LEADERS MADE UP ON THE ROLL OF THE DICE

 By Con George Kotzabasis

The folowing is an extract from my book Unveiling The War Against Terror, written on September 24, 2003 
                                                   

There was always a lurking suspicion that Gareth Evans’ projection on the firmament of Australian politics as Foreign Minister was not propelled by the force of egregious merit but by the force of the “roll of the dice”, as played in the numbers game of the “witless men” of the Labor Party. This suspicion was confirmed by the former Minister himself, by his intellectually tasteless and insipid, not to say brutal and banal, Hawke Lecture, mocking and deriding American Foreign Policy in the bombastiloquent, colorful, and jesting terms of a court jester. Obviously, your Chairman was more concerned with entertaining and beguiling his audience than enlightening it, although one must admit, that enlightenment cannot burst forth from an ‘eclipsed star’.

His “hors d’ oeuvres”,  to quote him, was the most eclectically bitter anti-Americanism one could taste. It was either the reaction of a prima donna who had been shunned, or of a political guru whose advice and pearls of wisdom were not allowed to trespass the corridors of power. After a litany of syndromes of medical and clinical psychology, which are so alluring and beloved by the progressive intelligentsia, after an array of run-of-the-mill accusations against the Bush Administration, such as “current enemies used to be friends” etc., which seem to reveal more the caliber of his diplomatic and political acumen, than the fault lines of the Administration’s foreign policy, and after his crude and brutish metaphors, such as “the top dog on the global block” (one can only ask about such a literary creation, was it an outcome of a syndrome of deprived imagination?), oblivious of the fact or shuffling it away, that it was this “dog” who saved the world from the twin miasma of Nazism and Communism, and that it will be the same dog who has the means and will to defeat global terrorism. At the end of this drivel, although he concedes that all these accusations might be “unfair”, he nonetheless does not abstain from the ignominious temptation to make a ‘big fair’ out of them.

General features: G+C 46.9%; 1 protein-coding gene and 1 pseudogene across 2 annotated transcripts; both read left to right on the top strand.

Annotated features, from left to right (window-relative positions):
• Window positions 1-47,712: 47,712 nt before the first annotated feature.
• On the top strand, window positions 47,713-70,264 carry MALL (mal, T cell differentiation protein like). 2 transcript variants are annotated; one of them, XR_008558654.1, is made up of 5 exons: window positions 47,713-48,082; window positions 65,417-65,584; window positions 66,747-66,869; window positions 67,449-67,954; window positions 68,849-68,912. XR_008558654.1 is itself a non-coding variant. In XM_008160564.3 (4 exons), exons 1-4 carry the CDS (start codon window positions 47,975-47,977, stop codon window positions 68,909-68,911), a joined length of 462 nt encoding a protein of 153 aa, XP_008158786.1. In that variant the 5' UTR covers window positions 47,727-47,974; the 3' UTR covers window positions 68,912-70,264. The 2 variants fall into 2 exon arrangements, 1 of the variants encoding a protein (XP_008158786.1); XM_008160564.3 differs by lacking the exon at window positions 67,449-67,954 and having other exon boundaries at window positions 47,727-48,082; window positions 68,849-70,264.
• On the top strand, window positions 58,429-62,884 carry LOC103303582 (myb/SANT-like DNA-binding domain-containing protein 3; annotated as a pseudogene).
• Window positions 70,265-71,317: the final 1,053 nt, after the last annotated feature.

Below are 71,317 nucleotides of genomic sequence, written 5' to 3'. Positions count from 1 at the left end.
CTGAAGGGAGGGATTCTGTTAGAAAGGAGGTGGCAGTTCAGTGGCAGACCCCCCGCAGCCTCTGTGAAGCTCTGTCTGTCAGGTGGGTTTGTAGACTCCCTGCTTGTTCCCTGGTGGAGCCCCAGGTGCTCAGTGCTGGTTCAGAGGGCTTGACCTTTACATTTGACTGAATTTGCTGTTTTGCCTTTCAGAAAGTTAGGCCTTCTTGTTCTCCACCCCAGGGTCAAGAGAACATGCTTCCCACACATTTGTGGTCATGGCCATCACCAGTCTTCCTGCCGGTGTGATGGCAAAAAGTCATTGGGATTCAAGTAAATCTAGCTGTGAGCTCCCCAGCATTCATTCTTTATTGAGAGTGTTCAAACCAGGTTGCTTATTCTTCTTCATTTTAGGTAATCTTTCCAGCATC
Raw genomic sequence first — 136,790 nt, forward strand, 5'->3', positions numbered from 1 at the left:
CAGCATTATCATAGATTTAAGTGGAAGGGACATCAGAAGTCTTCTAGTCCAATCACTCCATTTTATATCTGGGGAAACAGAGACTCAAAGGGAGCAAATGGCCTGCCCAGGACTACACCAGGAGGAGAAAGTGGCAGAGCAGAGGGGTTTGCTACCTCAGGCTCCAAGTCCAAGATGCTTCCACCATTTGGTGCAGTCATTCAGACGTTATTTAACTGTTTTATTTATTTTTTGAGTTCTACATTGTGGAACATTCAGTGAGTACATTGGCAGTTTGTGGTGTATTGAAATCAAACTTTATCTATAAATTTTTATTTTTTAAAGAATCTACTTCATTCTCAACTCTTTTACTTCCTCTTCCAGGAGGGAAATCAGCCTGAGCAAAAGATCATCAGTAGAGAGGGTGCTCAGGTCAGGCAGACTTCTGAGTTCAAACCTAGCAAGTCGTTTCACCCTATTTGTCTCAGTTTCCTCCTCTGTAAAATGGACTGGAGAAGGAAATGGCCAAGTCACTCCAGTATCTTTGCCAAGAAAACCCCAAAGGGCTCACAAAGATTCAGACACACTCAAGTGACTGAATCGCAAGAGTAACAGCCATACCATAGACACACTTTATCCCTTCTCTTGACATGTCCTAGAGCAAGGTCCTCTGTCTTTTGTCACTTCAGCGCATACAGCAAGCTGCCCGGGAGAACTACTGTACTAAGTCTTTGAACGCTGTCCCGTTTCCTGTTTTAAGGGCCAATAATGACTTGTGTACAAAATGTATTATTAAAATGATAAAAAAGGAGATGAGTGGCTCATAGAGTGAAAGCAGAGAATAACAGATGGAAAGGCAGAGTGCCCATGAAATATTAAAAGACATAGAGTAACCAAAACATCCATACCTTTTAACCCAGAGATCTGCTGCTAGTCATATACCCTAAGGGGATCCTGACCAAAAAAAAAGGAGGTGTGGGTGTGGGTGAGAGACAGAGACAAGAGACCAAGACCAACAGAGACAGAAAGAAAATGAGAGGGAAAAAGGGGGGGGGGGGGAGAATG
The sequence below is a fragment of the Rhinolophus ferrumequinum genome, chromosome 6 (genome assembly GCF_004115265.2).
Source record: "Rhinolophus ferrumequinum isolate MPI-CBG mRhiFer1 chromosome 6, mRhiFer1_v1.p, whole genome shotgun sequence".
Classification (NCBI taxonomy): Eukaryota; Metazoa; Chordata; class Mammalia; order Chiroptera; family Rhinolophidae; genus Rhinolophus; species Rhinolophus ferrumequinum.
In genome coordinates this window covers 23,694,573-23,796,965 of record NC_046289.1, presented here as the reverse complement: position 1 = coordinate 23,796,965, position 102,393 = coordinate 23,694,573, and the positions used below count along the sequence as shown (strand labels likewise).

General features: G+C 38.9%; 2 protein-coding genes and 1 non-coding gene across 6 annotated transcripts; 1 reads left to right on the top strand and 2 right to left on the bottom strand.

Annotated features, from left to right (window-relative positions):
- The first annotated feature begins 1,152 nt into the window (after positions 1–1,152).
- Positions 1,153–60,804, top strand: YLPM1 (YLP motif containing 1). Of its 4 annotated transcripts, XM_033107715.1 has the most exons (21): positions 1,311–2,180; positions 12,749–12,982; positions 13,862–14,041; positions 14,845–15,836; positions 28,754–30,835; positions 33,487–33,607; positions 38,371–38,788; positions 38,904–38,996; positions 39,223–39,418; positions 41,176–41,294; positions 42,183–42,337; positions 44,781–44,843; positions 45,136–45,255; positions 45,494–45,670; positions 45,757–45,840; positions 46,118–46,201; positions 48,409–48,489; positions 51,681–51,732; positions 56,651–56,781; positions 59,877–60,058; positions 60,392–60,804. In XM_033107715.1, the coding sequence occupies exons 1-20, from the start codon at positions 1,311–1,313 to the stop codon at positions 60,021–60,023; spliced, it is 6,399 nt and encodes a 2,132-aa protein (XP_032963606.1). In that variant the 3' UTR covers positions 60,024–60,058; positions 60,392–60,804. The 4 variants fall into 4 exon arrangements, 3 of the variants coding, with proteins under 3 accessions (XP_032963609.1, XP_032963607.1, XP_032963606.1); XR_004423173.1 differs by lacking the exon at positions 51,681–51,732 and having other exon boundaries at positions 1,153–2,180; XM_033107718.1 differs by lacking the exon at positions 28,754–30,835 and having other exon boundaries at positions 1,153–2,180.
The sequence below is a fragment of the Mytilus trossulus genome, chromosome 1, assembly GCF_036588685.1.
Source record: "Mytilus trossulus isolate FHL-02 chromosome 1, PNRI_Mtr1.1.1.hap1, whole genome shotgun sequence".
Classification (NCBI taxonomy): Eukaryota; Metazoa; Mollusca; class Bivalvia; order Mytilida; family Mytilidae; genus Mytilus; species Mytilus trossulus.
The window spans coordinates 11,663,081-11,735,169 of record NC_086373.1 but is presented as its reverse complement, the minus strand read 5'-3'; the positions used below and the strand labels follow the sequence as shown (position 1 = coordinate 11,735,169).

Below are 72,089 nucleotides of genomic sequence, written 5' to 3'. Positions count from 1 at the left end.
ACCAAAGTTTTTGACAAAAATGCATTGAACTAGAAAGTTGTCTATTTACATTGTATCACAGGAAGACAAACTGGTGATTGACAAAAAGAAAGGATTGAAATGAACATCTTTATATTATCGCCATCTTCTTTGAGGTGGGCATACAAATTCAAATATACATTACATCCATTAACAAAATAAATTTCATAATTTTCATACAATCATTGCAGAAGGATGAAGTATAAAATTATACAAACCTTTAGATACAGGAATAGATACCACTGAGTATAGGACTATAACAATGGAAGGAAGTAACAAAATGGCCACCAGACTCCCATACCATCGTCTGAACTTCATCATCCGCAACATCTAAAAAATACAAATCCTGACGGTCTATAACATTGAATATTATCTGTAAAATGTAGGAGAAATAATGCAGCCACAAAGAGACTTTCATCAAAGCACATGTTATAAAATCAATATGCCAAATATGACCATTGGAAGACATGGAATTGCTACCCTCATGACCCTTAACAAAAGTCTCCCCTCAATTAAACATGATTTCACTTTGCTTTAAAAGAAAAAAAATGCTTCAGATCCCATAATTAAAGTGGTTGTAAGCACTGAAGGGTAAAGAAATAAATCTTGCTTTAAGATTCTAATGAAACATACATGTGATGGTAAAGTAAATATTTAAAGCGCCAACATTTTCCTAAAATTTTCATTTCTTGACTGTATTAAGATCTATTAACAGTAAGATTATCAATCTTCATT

The English essayist Chesterton observed, “where is the best place to hide a leaf? In a tree.” Mr. Evans, apparently observes, where is the best place to hide a truth? Paint it in the colors of failure. The truth about global terrorism is that you cannot defeat it without also fighting the rogue states that directly and indirectly support it. It is therefore preeminently a two front war. And Iraq was a quintessential part of this strategy. Furthermore, only one nation in the world has the technological and military power, and will, to defeat global terrorism. The free nations of the world depend on America’s triumph in this deadly contest with the terrorists. And as in all critical contests, there have to be tradeoffs between independence and dependence. Your Chairman would have known this, since he reads Isaiah Berlin.